[Originally published 1995 |
Updated here 1999.06.20
It's time to revisit that multitalented vegan heterosexualist musician dude, Moby. After praising his album Everything is Wrong a few months ago, I would later enjoy a superexclusive interviewette with the thoughtful, matter-of-fact lad, whose teeth look much shinier in person than in those dreadful television interviews.
Everything is Wrong's signal achievement is assembling a startling range of genres in a sequence that, in other hands, might go over as well as matter brushing against antimatter. (In order, those genres are piano solo, jackhammer disco-diva dancehall, thrash metal, industrial, dancepop, techno, something akin to deathmetal, urbane synthpop à la Stereo MCs, funereal dirge, more dancepop, another piano solo, New Age soundtrack, lullaby.) The secret to this winsome assemblage, says Moby, is MiniDisc, an oddball Sony recordable-disc technology that lets Moby audition various permutations until he finds one he likes.
The album features a handful of session singer(ette)s and Moby's own trademark bellowing. "I guess I have a pretty broad view (1) of singing, (2) of pop music," explains Moby in a typical text-aware '90s sentence. (We're the first generation that talks in parentheses.) "You know when you're young, if you had to go to church, there's always some old guy standing behind you sort of mouthing the words? Everyone else is singing tunefully, and behind you [it's] 'On-ward-Chris-tian-sol-diers-mar-ching....' That's me. I can't do the tuneful thing. So I'm forced to scream and shout and vocalize.
"I love female vocals. I have my sort of half-baked semi-adolescent theory that the first sound any human being ever hears is a woman passionately vocalizing, unless of course your mother was anaesthetized when she gave birth to you.... I think it sets a really powerful precedent for female vocals in our brains."
Yeah, but in delivery rooms these days aren't there half a dozen doctors and nurses all saying "Come on! Push! Push! Push"? "Well, maybe that's the rap part of it," avers the deadpan bleach-blond megastar. "If you're in a room with five people, four of whom are talking rationally – like, 'OK, come on! Push!' – and there's one woman screaming at the top of her lungs, which are you going to pay attention to?"
Two music videos making the rounds now offer oddly contrary vistas into alien realms. Lovable rotund bassist and flannel-shirt habitué Mike Watt (Queer in Your Ear passim) somehow talked Sony into filming a video for "Piss-Bottle Man," Watt's tribute to his father's habit of toting along a bottle to piss in during long car trips.
As guest singer Evan Dando croons "Driving in his shoes, using the bottle he used/Every time I pop I think of my Pop and pay my dues," Watt cruises through the desert in his Datsun pickup and is ensnared by smooth-skinned, oval-eyed aliens. As he is flooded by white celestial light, all the while being lovingly pawed by a pair of the childlike creatures, the expression on Watt's motile face communicates wonder, inebriation, and disorientation all at once. In a music video about urine disposal, I suppose anything short of a golden arc counts as subtlety.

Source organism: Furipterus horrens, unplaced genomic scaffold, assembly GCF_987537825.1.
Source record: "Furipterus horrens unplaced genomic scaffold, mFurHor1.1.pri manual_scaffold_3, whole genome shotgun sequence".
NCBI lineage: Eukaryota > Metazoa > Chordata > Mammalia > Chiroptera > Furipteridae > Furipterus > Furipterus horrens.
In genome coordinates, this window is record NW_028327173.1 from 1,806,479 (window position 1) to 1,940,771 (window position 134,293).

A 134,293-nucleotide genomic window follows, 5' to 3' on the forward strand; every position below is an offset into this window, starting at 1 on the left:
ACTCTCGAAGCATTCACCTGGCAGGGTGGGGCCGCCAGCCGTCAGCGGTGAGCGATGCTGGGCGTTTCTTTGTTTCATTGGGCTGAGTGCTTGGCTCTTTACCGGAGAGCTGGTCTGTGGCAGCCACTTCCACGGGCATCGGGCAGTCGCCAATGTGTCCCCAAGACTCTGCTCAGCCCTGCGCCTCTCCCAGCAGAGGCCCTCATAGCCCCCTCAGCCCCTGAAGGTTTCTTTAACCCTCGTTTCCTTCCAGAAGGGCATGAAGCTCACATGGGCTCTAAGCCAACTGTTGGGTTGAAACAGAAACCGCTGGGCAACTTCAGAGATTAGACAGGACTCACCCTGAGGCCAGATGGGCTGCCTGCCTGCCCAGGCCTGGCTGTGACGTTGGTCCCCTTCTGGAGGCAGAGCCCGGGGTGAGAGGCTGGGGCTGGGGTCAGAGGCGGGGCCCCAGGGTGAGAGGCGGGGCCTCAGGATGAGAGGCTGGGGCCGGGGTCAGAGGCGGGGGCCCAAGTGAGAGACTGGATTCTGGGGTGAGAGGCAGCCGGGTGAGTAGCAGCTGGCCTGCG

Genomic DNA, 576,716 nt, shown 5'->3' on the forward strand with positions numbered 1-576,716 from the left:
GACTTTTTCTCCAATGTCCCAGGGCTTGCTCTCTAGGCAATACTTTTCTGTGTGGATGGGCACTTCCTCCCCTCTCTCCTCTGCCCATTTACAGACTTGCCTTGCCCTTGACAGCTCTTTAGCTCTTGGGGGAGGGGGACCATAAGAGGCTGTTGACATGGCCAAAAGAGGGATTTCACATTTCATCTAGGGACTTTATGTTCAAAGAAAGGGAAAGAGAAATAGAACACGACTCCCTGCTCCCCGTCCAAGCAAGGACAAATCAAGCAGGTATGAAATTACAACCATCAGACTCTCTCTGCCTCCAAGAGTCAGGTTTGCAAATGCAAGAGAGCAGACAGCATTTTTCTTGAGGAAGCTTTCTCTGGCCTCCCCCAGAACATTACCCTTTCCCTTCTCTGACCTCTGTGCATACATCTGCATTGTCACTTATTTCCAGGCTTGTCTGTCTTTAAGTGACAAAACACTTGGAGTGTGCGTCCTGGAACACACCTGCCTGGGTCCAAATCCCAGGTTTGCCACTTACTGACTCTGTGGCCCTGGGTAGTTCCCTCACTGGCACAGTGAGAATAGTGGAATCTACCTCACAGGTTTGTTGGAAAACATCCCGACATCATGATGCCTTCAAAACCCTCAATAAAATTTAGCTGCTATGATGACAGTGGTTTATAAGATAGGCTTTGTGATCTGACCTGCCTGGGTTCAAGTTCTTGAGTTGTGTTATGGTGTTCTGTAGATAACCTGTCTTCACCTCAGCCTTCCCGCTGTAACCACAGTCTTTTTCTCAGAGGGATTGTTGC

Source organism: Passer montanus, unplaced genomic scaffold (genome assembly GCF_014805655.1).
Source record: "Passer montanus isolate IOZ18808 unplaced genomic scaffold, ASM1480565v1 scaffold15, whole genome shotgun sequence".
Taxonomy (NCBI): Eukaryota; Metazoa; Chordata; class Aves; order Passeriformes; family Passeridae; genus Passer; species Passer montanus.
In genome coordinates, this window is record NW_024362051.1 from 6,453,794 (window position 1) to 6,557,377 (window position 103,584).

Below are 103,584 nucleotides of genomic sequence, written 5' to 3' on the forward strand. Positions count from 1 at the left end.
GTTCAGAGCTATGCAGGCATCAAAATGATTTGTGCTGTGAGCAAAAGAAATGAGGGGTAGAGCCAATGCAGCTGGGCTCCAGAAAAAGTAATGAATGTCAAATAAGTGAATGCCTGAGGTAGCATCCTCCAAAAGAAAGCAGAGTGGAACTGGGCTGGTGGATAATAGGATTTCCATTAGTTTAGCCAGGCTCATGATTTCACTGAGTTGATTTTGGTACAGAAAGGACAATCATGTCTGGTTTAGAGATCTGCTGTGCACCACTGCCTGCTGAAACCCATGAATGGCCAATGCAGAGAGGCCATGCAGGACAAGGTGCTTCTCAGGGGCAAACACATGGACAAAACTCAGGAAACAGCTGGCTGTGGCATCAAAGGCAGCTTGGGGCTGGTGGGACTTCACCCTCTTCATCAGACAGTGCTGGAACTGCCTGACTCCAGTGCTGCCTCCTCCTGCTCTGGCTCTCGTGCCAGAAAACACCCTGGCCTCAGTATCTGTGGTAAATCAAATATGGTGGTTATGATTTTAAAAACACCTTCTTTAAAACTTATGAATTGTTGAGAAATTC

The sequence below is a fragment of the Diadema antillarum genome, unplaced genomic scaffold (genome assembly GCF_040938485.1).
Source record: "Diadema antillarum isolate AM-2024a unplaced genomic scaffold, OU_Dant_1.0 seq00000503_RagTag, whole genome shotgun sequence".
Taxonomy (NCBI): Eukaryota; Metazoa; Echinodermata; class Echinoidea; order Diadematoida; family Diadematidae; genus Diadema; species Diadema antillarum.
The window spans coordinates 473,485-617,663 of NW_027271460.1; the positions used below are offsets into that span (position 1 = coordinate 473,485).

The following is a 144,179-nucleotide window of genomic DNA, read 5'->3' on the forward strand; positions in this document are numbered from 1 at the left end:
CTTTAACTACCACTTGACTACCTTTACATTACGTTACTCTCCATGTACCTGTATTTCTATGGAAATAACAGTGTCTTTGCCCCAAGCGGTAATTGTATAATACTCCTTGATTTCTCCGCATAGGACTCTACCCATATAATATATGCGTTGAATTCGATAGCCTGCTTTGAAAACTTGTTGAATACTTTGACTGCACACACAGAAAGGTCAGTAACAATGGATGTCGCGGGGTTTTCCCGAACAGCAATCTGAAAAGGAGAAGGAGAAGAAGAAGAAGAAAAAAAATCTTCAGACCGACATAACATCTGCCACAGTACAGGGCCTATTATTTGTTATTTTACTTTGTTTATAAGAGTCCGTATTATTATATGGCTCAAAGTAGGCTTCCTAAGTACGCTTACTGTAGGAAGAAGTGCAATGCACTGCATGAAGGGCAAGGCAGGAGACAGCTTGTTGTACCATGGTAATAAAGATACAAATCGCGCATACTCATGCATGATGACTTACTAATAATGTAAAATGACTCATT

Meanwhile, quite another conception of alienness can be seen in "Crush with Eyeliner," the long-delayed R.E.M video. (You can also find it on the new home-video collection Parallel.) Directed by Spike Jonze of "Sabotage" and "Buddy Holly" fame, it's the clip in which high-strung Japanese kids in L.A. impersonate R.E.M. onstage. Rendered in film stock so grainy it conjures memories of sand in your shoes at the beach, the kray-zee superstar stand-ins cavort, vogue (yes!), breakdance, and tussle, all the while lip-synching only a tad less competently than most English-speaking bands. "We all invent ourselves," sings Michael Stipe in an ode to a girlfriend he lovingly dubs "my kiss breath turpentine" (piss-bottle breath?). "She's a sad tomato. She's three miles of bad road" (piss-bottle road?).
Predictably enough, three of the R.E.M. lads show up in "Crush with Eyeliner." At one point Michael Stipe is seen sashaying down a hall surrounded by his little Japanese friends. Where's the hovering spacecraft? Where are the little people taking you, Michael?
Let's face it: In Los Angeles you'll find a heck of a lot more Japanese kids out for a good time than gaunt enigmatic bald bisexualist Georgian pop stars. So who's really the alien in this little tableau?
It all leaves me with a funny taste in my mouth.